UW Professor, Former Police Chief Discusses Capitol Arrests

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UW Professor, Former Police Chief Discusses Capitol Arrests

Premiere Date: 
August 30, 2013

UW Law School Professor Michael Scott discusses policing and arrests at the state Capitol.

 

Episode Transcript: 

Frederica Freyberg:

Now to other state capitol news. The on-going noontime arrests under the rotunda over the course if the summer now total more than 300. The arrests and citations are being made due to rules that require a permit for groups larger than 20. The so-called Solidarity Singers who amass each week day during the noon hour are testing the permit rules and, for the most part, being willingly arrested and cited in protest of their First Amendment rights. This week we talked with UW Law School professor Michael Scott about the situation. Scott teaches police procedure and himself served as an officer and police administrator. Scott says what’s going on at the Capitol in Madison leaves fellow policing experts scratching their heads. We asked why.

Michael Scott:

This protest which was enormous in 2011, with tens of thousands of people coming down to the Capitol, by all accounts seems to have dwindled. Seemed to have dwindled, down to a handful of people singing on occasion. And what puzzled me was after all the hard work that the police, the Capitol police, the Madison police, the UW police, the Dane County sheriff had done to maintain control of the very large crowds at the Capitol, having the problem now under quite reasonable control surprised me that the police would then begin to insist on permits and begin to aggressively enforce a new rule requiring permits. And the effect of this seems to have been what one might have anticipated, is that it inspired the few protestors to grow in number, to become more adamant about their right to sing, to speak, to protest in the capitol building. And much of it seemed to me somewhat unnecessary.

Frederica Freyberg:

How should this have gone, according to the book?

Michael Scott :

I want to acknowledge that the Capitol police have a difficult task, as they did in 2011. They have a dual interest in respecting First Amendment rights in use of the Capitol for political protests. That's embedded in the constitutions of the state of Wisconsin and the US, but they also have an obligation to keep that building useful for governing, to allow governing to occur within the building. So it's a delicate balance, and there isn't an absolute right and wrong way to do this. But usually police are trying to balance those two interests in a way that causes the least amount of disruption and the greatest latitude for the First Amendment to be expressed.

Frederica Freyberg:

One thing that stands out to me just as a citizen is that they handcuff people who they arrest for citations. What is your persuasion on that?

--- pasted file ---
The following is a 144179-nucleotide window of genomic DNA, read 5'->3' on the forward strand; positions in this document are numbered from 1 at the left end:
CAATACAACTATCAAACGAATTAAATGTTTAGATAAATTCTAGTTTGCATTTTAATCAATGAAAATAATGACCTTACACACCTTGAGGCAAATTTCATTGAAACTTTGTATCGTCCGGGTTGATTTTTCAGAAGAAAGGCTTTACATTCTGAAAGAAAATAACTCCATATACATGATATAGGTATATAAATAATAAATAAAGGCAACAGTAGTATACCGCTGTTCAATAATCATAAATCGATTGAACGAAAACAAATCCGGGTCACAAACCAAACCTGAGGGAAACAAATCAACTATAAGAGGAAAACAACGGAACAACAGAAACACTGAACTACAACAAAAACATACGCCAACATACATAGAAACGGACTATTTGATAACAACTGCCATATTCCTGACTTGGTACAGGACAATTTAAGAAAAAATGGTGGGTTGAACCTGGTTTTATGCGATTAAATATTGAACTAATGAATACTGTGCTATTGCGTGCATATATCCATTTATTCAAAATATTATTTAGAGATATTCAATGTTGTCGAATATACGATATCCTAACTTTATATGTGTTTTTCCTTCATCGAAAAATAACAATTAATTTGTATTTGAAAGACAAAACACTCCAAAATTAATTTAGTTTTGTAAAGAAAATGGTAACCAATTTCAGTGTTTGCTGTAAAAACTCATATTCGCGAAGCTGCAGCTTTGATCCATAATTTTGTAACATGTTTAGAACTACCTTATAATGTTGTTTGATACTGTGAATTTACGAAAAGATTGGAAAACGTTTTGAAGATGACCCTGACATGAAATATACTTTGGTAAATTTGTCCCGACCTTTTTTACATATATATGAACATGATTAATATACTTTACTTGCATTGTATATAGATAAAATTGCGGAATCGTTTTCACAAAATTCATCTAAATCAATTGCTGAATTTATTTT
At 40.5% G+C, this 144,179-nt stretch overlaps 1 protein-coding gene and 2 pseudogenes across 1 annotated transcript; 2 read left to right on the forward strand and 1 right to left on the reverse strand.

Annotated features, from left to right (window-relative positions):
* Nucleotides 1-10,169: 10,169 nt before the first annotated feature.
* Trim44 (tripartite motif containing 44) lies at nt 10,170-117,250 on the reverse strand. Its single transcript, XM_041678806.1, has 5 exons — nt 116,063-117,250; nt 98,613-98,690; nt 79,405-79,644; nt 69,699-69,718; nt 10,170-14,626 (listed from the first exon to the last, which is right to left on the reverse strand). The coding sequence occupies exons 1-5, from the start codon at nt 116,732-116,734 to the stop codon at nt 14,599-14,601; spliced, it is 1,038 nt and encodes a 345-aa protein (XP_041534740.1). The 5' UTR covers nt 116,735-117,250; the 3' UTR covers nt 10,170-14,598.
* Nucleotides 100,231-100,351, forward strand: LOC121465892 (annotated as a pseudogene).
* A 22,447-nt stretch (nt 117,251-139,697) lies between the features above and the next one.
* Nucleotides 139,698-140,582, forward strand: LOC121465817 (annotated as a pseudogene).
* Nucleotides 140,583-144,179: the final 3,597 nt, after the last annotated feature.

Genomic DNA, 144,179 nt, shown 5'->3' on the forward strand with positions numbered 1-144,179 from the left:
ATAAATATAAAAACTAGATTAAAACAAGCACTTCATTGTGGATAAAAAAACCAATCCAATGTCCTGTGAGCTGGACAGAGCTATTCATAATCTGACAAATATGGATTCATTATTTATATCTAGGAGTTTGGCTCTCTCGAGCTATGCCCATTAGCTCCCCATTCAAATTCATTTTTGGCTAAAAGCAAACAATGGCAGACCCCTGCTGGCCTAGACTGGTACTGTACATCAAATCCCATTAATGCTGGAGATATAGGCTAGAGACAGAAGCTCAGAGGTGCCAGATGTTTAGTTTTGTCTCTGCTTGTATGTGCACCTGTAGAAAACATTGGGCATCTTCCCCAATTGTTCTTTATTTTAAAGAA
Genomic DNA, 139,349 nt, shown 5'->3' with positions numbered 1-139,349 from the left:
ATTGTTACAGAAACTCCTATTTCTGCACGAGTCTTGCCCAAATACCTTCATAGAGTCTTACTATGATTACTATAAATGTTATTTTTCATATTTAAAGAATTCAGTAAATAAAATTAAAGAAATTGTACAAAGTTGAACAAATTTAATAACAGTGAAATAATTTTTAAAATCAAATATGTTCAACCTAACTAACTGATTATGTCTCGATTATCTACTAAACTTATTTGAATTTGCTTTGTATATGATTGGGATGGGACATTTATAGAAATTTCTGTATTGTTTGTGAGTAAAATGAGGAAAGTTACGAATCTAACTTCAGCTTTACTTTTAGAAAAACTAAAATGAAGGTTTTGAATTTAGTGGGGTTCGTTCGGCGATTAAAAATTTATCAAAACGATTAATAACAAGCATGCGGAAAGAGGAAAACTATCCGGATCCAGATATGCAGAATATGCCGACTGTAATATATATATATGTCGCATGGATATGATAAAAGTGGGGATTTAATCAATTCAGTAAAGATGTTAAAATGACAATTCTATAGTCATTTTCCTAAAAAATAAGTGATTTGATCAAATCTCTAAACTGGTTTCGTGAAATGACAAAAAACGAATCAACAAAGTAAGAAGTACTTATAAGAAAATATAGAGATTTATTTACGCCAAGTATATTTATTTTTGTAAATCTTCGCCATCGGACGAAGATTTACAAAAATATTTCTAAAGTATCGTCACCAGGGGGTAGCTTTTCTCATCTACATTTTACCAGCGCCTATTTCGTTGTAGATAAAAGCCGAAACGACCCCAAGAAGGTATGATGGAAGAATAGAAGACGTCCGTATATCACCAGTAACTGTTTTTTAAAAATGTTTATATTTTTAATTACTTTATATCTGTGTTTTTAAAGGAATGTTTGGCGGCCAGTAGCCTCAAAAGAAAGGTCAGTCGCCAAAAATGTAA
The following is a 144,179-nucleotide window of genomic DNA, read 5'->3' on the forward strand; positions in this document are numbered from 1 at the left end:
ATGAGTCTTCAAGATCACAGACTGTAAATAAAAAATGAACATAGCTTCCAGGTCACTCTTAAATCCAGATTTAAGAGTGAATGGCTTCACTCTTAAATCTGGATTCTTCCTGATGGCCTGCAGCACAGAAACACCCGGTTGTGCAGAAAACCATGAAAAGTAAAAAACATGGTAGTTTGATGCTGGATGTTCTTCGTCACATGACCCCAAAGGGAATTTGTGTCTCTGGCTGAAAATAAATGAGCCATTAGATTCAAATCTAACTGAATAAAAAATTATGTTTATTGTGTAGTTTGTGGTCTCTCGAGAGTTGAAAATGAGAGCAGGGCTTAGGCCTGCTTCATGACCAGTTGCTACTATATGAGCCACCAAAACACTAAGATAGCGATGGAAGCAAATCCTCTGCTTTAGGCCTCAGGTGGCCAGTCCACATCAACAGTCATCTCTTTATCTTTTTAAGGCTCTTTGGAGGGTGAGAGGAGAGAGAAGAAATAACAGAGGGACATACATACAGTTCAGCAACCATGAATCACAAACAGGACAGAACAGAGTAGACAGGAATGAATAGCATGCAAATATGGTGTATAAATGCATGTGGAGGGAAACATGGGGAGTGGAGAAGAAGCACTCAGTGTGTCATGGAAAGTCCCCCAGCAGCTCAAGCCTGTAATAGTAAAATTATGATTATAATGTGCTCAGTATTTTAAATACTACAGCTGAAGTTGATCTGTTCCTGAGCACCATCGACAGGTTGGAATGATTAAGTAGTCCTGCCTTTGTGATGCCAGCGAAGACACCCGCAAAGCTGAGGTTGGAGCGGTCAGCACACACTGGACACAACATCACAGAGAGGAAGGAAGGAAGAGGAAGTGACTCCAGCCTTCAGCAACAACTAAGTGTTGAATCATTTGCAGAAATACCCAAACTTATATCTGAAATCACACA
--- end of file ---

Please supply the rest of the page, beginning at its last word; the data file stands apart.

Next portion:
Michael Scott:

That puzzled me even more. From the first time I saw it on television cameras, I wondered what that was about. In my experience, both as a police officer in Madison, as a police administrator in a number of cities, the whole point of citing somebody, issuing them a citation, is to obviate the need to take them into custody. The logic is that the person doesn't present an immediate threat to the public.

Frederica Freyberg:

You were speaking earlier about the tens of thousands of people who were protesting in 2011. What kind of grade would you have given the people, all of whom you kind of named, police agencies, who handled that?

Michael Scott:

I would have given them an A-plus. I was incredibly impressed with what Chief Tubbs had done, and Chief Riesling and Chief Wray and Sheriff Mahoney. I knew from talking to several of them the kind of communication they had, among themselves, but also with protestors. It was actually, I thought, a textbook example of quality policing done in a very difficult situation.

Frederica Freyberg:

What grade would you give them?

Michael Scott:

The police currently? Well, again, it somewhat depends whether one is prioritizing the First Amendment interests, in which case not a very high grade. It does not seem to be much effort to accommodate the interests of the protestors. If one is grading them on their ability to keep the Capitol quiet and peaceful, and a place where government work can be done, not a terribly high grade there, either. Because this seems to be fanning the flames of both the noise and the disruption in the Capitol building. So a C-minus, at best, I think.

Frederica Freyberg:

What about the fact that, I mean,  there is this permit law in place, you know, whereby anything over 20 is a violation, and they must have the permit. So they are enforcing that.

Michael Scott:

Well, I think that's-- It's right and it’s reasonably well established in US, yet to be seen about Wisconsin, law, but US law, that the government does have a right to put reasonable time, place and manner restrictions on political protests and speech. The permit requirement doesn't strike me as excessive. It is not that it's grossly unreasonable. But I think the protestors want to press this point, to get it resolved, in a Wisconsin court ultimately, whether or not they are required to get a permit to do this kind of protesting. These rules were not in place in 2011 so they were adopted subsequently. Not inherently unreasonable rules. I think it's the application of them in this particular context that troubles me more than the absolute rule itself.

Frederica Freyberg:

A federal judge has temporarily upheld the current state capitol permit rules. A final ruling is expected later this year.


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